However, I have photos of such clocks with the board 1049A and the Würth pendulum.

In THE REPAIR GUIDE, I changed the manufacturer of Plate 1049A from JUF to Würth based on John's instructions.

If that is correct, it is probably a Würth clock.

There are even three clocks in my photo collectionthat differ little.
Pay attention to the dials at photo 1 +2, or the hour hand at photo 2 + 3

Photos attached

DieteR

. Foto 01.jpg Foto 02.JPG Foto 03.jpg Foto 04.jpg Foto 05.jpg Foto 06.jpg
 
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John Hubby

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Hi John,

Technically not a Caryatid as they would have supported the loads on their heads. Caryatids are also female figures, not human/bird hybrids.

The columns do fit the description for a Harpy:
View attachment 570036

The pediment on the clock bears a faint resemblance to the coat of arms of Liechtenstein, witch has a Harpy in the lower right quadrant.

Eric
Eric, after no telling how many years I've called these "Caryatids" I have to agree with you they are Harpys. Will now have to go through my databases and make the corrections!!
 

John Hubby

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Hello

Thank you for the interest and the comments.

John in Your comment, You say You haven't seen any Würth clocks with such a design.

However, I have photos of such clocks with the board 1049A and the Würth pendulum.

In THE REPAIR GUIDE, I changed the manufacturer of Plate 1049A from JUF to Würth based on John's instructions. If that is correct, it is probably a Würth clock.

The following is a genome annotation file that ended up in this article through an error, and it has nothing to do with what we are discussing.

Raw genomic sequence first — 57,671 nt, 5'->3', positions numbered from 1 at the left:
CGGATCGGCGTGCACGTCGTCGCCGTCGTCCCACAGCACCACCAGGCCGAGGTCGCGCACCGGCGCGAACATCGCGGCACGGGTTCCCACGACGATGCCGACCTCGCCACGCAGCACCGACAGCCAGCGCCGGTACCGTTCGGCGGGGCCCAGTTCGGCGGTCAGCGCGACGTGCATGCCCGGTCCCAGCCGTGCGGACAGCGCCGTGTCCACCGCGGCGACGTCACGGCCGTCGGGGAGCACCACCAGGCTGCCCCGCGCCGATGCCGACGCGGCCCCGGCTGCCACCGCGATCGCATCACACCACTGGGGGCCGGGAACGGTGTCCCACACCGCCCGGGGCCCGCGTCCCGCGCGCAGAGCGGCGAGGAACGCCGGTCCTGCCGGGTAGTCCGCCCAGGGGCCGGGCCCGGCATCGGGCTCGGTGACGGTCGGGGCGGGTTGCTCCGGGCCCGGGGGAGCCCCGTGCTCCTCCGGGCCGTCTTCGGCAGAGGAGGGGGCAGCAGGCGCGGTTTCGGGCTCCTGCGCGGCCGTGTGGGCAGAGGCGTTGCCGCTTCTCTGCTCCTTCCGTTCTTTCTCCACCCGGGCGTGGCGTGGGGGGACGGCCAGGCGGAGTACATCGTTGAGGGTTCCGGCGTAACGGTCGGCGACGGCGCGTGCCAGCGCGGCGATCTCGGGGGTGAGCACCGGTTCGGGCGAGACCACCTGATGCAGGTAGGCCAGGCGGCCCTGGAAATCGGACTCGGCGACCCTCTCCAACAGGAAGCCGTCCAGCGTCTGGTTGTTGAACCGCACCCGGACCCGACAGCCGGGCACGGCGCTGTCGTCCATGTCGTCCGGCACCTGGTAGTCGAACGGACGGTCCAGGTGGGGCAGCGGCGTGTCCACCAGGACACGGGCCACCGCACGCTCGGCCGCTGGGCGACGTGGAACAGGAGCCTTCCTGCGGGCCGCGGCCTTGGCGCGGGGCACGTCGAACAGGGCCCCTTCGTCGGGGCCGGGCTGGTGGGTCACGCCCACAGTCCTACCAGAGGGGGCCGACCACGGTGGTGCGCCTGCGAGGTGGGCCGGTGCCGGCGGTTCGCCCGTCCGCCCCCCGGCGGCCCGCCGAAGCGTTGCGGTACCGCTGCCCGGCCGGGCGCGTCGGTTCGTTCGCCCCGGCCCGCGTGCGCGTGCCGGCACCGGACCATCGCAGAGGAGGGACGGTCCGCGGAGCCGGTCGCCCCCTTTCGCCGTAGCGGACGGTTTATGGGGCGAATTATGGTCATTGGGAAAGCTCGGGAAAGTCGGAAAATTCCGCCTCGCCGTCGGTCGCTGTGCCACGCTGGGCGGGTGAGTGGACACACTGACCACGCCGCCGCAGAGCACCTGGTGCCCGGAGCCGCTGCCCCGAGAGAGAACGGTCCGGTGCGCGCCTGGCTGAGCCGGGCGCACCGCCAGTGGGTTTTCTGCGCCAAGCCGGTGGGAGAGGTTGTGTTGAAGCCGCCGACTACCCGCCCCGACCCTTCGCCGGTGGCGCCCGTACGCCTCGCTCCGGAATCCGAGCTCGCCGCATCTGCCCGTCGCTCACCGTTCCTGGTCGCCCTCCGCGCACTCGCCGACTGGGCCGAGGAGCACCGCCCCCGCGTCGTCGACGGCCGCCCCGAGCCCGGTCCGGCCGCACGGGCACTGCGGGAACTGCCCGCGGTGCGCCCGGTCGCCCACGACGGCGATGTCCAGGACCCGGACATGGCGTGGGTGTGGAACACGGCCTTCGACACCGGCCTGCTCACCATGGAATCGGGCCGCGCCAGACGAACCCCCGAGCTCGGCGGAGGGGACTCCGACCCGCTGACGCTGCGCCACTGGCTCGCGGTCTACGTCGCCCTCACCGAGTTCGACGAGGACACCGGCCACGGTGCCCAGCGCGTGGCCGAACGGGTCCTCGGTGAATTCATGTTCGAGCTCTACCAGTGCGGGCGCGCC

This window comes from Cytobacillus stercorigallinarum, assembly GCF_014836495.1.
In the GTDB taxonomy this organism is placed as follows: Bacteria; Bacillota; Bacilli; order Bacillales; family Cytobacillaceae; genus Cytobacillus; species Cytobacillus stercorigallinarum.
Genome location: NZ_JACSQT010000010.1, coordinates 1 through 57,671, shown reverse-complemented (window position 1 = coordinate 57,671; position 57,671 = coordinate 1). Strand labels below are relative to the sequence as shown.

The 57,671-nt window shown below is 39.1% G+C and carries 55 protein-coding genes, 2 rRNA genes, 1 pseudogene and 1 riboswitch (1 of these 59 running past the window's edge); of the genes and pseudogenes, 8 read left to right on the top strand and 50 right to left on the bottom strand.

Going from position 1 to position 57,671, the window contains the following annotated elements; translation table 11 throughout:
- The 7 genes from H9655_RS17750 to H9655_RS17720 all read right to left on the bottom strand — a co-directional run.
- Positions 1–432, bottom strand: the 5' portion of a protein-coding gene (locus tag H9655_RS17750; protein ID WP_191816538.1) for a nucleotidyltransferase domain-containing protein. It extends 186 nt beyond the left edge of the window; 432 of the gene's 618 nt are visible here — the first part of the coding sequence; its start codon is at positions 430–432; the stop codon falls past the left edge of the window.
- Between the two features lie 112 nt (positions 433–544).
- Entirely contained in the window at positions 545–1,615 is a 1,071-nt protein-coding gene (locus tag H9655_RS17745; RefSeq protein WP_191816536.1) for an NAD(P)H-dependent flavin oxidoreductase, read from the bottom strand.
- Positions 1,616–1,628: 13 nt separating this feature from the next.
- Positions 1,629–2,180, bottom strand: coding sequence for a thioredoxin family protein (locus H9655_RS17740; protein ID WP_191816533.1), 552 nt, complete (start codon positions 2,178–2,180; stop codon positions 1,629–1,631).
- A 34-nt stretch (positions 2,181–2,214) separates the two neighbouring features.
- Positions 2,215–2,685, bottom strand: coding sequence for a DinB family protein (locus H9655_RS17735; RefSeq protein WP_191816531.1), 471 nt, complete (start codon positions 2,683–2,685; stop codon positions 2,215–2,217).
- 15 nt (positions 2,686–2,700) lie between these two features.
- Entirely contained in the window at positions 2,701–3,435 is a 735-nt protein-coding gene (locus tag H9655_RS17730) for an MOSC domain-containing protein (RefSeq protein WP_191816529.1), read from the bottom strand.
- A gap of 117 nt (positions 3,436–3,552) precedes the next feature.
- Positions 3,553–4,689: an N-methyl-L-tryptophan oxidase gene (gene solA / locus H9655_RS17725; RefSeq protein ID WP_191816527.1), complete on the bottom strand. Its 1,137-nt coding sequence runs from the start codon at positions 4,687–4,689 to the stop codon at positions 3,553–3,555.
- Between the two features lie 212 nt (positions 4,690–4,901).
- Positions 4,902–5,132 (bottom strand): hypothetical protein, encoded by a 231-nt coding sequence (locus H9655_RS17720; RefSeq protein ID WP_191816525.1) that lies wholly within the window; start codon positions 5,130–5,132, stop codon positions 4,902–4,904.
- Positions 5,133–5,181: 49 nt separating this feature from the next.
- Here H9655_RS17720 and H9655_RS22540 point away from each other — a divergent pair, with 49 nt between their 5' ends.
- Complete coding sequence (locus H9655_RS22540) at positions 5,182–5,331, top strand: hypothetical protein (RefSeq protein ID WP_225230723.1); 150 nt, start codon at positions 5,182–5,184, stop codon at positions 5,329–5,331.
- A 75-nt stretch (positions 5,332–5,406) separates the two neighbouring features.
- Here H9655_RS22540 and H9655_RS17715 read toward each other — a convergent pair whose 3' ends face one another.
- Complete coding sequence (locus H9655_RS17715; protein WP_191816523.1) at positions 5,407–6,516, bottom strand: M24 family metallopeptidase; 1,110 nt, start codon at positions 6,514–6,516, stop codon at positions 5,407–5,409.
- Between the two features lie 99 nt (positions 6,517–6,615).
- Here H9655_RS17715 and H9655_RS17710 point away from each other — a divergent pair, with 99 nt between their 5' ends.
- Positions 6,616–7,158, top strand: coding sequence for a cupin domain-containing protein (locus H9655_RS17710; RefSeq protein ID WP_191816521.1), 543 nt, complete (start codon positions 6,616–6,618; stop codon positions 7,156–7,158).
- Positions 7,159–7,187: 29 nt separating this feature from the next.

There are even three clocks in my photo collectionthat differ little.
Pay attention to the dials at photo 1 +2, or the hour hand at photo 2 + 3

Photos attached

DieteR
Dieter, it appears my post was not clear. What I should have said is the following, now that I have had an opportunity to review all my databases for makers whose movements are found with these beautiful clocks. My present information shows the following (NOTE this has changed with Eric's added clocks as well as some from my data):
  1. There were five different designs for the movement support posts and crowns for these allegorical cases. They are the Acorn (rare, only one example found to date), Harpy, Lotus, Flower Bud/Seed Pod, Ram, and Swan.
  2. The Harpy design has been documented only with Hauck, Huber, JUF, and Kienzle movements, made between 1903 and 1913. This has not changed.
  3. Two of the other designs have been found only with Würth movements (Acorn and Flower Bud/Seed Pod), the Ram and Swan designs have been found with other maker's movements.
Your clocks with Wurth movements in the photos you posted include one with the Lotus Flower Bud/Seed Pod design and three with the Swan design. The Harpy design clock you posted to start this thread has a Hauck movement.

I have no idea why the Harpy design is found only with Hauck, Huber, JUF and Kienzle, and none of these movements are found in any of the other designs. IF anyone has the Harpy design with a Würth movement really want to see it, same thing if you have any of the other designs with any movement that isn't a Würth want to see those as well.